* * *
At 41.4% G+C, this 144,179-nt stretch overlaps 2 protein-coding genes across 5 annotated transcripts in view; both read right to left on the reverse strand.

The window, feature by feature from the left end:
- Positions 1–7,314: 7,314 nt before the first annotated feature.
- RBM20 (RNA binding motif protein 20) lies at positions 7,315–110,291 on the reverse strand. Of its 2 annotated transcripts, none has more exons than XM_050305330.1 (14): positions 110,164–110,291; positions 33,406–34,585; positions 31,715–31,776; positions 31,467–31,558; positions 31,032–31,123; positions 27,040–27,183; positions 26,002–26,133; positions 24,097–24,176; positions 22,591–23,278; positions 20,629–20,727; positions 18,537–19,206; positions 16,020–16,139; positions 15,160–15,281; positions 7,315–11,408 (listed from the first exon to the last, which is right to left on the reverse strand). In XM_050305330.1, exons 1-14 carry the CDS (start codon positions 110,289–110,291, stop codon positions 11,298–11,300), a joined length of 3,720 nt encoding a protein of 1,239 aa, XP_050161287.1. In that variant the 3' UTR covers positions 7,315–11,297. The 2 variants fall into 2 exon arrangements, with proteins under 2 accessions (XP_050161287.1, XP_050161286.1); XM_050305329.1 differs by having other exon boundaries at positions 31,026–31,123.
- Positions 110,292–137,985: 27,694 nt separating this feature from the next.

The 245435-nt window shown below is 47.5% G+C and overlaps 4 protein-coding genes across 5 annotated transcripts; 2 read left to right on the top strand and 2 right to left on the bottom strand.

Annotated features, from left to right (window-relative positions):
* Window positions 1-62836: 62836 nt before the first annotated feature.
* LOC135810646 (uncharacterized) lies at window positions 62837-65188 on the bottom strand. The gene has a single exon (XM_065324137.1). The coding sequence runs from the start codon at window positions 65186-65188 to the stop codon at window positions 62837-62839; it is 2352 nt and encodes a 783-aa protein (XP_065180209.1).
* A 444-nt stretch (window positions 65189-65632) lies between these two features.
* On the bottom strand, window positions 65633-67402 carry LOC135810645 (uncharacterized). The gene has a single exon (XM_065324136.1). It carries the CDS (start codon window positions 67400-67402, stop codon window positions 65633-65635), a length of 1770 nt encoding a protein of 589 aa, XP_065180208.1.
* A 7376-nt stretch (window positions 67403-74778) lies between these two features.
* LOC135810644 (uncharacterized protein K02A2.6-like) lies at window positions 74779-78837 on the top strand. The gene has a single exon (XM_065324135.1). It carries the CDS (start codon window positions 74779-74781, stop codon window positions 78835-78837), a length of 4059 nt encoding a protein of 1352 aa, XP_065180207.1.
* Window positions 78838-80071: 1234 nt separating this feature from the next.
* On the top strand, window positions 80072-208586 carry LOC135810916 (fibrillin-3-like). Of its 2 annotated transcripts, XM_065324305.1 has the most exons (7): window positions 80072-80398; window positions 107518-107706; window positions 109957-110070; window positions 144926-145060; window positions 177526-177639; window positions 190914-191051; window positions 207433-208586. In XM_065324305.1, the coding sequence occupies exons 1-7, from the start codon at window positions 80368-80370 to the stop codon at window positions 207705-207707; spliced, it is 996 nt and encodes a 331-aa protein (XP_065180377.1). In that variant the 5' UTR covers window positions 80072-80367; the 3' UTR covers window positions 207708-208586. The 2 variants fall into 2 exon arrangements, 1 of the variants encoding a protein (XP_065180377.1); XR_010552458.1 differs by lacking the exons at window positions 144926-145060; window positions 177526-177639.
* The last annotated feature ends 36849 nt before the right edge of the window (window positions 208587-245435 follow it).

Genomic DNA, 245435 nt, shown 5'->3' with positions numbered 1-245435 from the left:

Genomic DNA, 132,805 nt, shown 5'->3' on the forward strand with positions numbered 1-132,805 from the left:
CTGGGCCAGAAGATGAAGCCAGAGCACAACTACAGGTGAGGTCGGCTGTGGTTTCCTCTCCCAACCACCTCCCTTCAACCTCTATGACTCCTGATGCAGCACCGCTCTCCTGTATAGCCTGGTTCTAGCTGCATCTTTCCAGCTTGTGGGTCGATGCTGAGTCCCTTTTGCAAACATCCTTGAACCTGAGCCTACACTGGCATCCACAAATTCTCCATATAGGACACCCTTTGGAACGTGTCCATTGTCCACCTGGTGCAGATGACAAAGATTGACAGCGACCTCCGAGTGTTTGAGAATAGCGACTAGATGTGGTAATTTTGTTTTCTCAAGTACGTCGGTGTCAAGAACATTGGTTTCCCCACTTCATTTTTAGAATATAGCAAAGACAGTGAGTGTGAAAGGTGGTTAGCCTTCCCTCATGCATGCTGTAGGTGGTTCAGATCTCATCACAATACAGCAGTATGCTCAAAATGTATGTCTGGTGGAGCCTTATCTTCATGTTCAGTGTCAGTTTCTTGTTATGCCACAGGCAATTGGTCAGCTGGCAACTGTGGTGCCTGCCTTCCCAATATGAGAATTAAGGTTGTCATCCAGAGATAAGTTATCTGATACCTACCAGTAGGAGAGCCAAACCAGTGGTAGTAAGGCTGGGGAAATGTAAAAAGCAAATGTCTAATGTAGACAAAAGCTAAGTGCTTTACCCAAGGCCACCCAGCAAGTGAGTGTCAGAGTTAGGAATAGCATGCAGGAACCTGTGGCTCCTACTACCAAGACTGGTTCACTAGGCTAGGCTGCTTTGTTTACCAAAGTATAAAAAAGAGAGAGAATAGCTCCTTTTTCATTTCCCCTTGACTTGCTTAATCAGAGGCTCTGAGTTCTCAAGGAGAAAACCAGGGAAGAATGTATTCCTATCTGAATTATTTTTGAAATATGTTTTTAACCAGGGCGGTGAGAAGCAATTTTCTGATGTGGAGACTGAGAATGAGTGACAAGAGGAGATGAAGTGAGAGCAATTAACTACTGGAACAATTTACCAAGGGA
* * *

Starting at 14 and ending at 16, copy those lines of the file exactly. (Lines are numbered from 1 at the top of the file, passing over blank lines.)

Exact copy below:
* Window positions 78838-80071: 1234 nt separating this feature from the next.
* On the top strand, window positions 80072-208586 carry LOC135810916 (fibrillin-3-like). Of its 2 annotated transcripts, XM_065324305.1 has the most exons (7): window positions 80072-80398; window positions 107518-107706; window positions 109957-110070; window positions 144926-145060; window positions 177526-177639; window positions 190914-191051; window positions 207433-208586. In XM_065324305.1, the coding sequence occupies exons 1-7, from the start codon at window positions 80368-80370 to the stop codon at window positions 207705-207707; spliced, it is 996 nt and encodes a 331-aa protein (XP_065180377.1). In that variant the 5' UTR covers window positions 80072-80367; the 3' UTR covers window positions 207708-208586. The 2 variants fall into 2 exon arrangements, 1 of the variants encoding a protein (XP_065180377.1); XR_010552458.1 differs by lacking the exons at window positions 144926-145060; window positions 177526-177639.
* The last annotated feature ends 36849 nt before the right edge of the window (window positions 208587-245435 follow it).